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1971 Chevrolet Corvette Convertible (Steve Nesius/Steve Nesius/AP)
1971 Chevrolet Corvette Convertible (Steve Nesius/Steve Nesius/AP)

My Car: James Ehnes

'They're my babies' Add to ...

He's a multi-award-winning violinist with a Grammy and six Junos under his belt. Despite his success, prairie boy James Ehnes isn't afraid to get his fingers greasy. He has played the role of auto mechanic on several occasions - working on a car that's older than he is. In fact, the 33-year-old musician owns two vintage vehicles: a 1971 Chevrolet Corvette Convertible and a 1979 Ferrari 308 GTS.

"I grew up with Magnum PI. I remember him driving around in a Ferrari 308 and I thought, 'Some day I'm going to have one of those!'"

"I had been keeping an eye out for that particular model. It was the last year that they used carburetors because of changing emissions standards. The carbureted cars have a little more power than the early fuel-injected ones and the sound of the Weber carburetor is just fantastic. I'm a musician so the carbureted cars really sound beautiful; I really appreciate the sound of the engine," says Ehnes, who grew up in Brandon, Man.; he now lives in Bradenton, Fla. with his wife. He's hardly home, though - a busy concert schedule has him on the road constantly. His Canadian schedule included the Toronto Summer Music Festival on July 21 and he will perform at the Ottawa International Chamber Music Festival on July 25.

Nowadays, Ehnes doesn't drive his wheels as much as he could. "Everything about it is silly and ridiculous. There's no good excuse for why I have two old cars that mostly sit around in my garage, but I can't imagine parting with them. There's no good reason to keep them, but there's no reason for me not to keep them. They make me happy. They're my babies."

Ehnes bought the Ferrari online from a church in Kentucky in 2003. He purchased the Corvette, his first car ever, in 1999. "I just got a bee in my bonnet about really wanting one of that particular generation of Corvettes; '71 turned out to be a great year - the first year they dropped compression enough to use regular unleaded gasoline. It's not what most people think of as a practical, everyday driving car, but it certainly can be and it was for me," says Ehnes who won his 6th Juno Award - the 2009 Classical Album of the Year - for his CD Homage , as well as the 2008 Grammy Award for Best Instrumental Soloist Performance.

"I've always loved automotive design. I always thought all the Corvettes from the time they started making them in '53, right up to my childhood were just beautiful cars."

From the Corvette grew his passion for auto mechanics. "When I first had the Corvette I didn't really have an understanding of automotive mechanics. I moved to Florida two years after buying the car and for the first time I had a garage. On the weekend I would take the car apart and put it back together again as a hands-on way of really understanding how it all works. I got really attached to it because I had taken every nut and bolt apart at one point or another and did a lot of work rebuilding things. It now runs like a new 1971 car," he boasts.

"The best thing about the Corvette is the people that you meet. It's almost impossible to fill up the tank without meeting nice, friendly people. People just can't stay away from me. They always want to talk to me or tell stories about one. I think that's a nice bit of the Corvette's personality. It's a nice part of Americana and there's something inviting about it. You see somebody in an old orange American convertible that's older than the person that's driving it and it makes you question, 'What's going on there?'"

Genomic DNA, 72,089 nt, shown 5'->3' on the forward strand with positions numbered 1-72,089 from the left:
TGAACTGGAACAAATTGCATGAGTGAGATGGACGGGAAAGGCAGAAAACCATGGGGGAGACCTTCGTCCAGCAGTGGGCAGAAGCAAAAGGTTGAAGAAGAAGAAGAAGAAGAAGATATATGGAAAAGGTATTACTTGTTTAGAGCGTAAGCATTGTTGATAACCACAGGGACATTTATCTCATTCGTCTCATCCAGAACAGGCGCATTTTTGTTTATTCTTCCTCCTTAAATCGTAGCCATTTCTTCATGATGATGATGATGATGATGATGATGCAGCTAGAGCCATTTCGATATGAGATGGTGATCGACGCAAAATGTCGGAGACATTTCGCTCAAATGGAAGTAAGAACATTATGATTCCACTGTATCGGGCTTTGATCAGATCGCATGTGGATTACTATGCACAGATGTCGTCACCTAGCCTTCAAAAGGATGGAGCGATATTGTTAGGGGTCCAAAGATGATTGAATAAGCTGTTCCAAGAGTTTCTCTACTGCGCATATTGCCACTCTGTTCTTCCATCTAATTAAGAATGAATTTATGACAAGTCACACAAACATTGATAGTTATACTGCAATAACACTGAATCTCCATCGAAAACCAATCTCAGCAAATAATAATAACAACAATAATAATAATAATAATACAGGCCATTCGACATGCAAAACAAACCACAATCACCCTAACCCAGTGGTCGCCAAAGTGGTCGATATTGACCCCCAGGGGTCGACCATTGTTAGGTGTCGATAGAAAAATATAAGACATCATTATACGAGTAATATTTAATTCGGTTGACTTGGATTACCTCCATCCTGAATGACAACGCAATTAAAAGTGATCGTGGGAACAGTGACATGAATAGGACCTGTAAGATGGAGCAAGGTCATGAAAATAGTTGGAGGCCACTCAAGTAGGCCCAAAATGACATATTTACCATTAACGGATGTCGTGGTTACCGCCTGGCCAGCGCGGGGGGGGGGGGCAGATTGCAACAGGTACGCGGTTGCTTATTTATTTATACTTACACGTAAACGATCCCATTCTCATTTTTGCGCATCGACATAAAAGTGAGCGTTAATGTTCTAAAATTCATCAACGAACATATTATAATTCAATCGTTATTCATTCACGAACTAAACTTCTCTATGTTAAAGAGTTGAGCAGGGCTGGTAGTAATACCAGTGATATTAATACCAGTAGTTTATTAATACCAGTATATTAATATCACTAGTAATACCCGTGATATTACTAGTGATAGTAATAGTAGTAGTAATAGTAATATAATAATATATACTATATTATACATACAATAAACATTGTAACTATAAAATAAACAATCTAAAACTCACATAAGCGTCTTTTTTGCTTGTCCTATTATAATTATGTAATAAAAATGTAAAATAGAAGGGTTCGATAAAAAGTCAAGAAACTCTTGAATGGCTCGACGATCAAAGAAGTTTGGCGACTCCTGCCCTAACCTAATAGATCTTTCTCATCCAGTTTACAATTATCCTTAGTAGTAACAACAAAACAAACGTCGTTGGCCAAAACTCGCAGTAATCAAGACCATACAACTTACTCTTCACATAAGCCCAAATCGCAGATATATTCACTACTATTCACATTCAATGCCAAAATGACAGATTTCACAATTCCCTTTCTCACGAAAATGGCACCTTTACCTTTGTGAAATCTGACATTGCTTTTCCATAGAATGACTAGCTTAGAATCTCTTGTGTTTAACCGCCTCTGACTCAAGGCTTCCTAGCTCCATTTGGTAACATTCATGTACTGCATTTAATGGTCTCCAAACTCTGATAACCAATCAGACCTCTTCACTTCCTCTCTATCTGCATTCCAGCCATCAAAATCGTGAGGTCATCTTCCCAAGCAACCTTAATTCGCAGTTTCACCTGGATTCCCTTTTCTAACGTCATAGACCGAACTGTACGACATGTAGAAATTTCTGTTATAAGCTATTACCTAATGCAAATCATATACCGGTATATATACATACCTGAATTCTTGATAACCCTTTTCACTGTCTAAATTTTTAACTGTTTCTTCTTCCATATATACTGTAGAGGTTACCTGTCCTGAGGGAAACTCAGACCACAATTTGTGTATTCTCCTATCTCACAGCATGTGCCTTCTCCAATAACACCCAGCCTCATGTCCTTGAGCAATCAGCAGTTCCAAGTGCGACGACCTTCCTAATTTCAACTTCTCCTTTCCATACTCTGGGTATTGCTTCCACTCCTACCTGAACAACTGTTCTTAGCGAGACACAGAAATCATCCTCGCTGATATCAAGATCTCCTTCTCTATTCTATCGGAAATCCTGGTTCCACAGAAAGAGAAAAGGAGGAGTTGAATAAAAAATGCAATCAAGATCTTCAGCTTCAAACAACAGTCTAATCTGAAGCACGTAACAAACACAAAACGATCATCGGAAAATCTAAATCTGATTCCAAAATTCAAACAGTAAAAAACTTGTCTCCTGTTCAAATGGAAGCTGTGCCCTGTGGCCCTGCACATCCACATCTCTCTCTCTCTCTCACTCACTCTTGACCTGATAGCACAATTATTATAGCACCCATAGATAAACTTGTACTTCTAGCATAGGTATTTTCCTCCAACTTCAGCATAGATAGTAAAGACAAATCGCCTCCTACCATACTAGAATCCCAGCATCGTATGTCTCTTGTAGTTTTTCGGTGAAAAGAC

"The other day I was preparing for some concerts on my way to Sarasota, Florida, in my Corvette. I had this 19th-century French opera blaring out of my stereo and I think that made the entire scene even stranger for people who saw it!" he laughs.

The Ferrari, on the other hand, is a bit more intimating. "If I drive the Ferrari around, I can see people looking at the car and appreciating the car, pointing and talking to themselves, but they don't come to me."

"Being a violinist, I'm very attached to my instrument, my violin. I play on a beautiful old Italian violin, so for driving around in a not-quite-as-old Italian work of art it's a special significance for me. The Ferrari is a beautiful work of art. It has a certain elegance to it. There's a refinement in it - the way it feels and the way the parts fit together," says Ehnes, who was the youngest person elected as a Fellow of the Royal Society of Canada in 2007.

"The Ferrari takes a little more effort to drive; it doesn't have power steering. It's a very heavy clutch. But it's such a rewarding car because it's so precise. Everything works so well on it. That's the way a car should be."

Don't ask him to pick his favourite, though. "When I think of all the time I've had with that Corvette - I've had it longer, I've spent so many hours underneath it covered in dirt and grime - that has a special place in my heart. But on the other hand, the Ferrari is just such a spectacular car. Obviously they're cars, not people. I don't have any children at this point, but it reminds me of when people ask parents, 'Which is your favourite kid?' I can't have a favourite child. I love them both - they're different."

If he could add one more vintage car to his collection it would be a 1961 Ferrari 250 GT California. "It's such a beautiful car and my wife would be so happy cause it's her favourite car ever!"

globeauto@globeandmail.com

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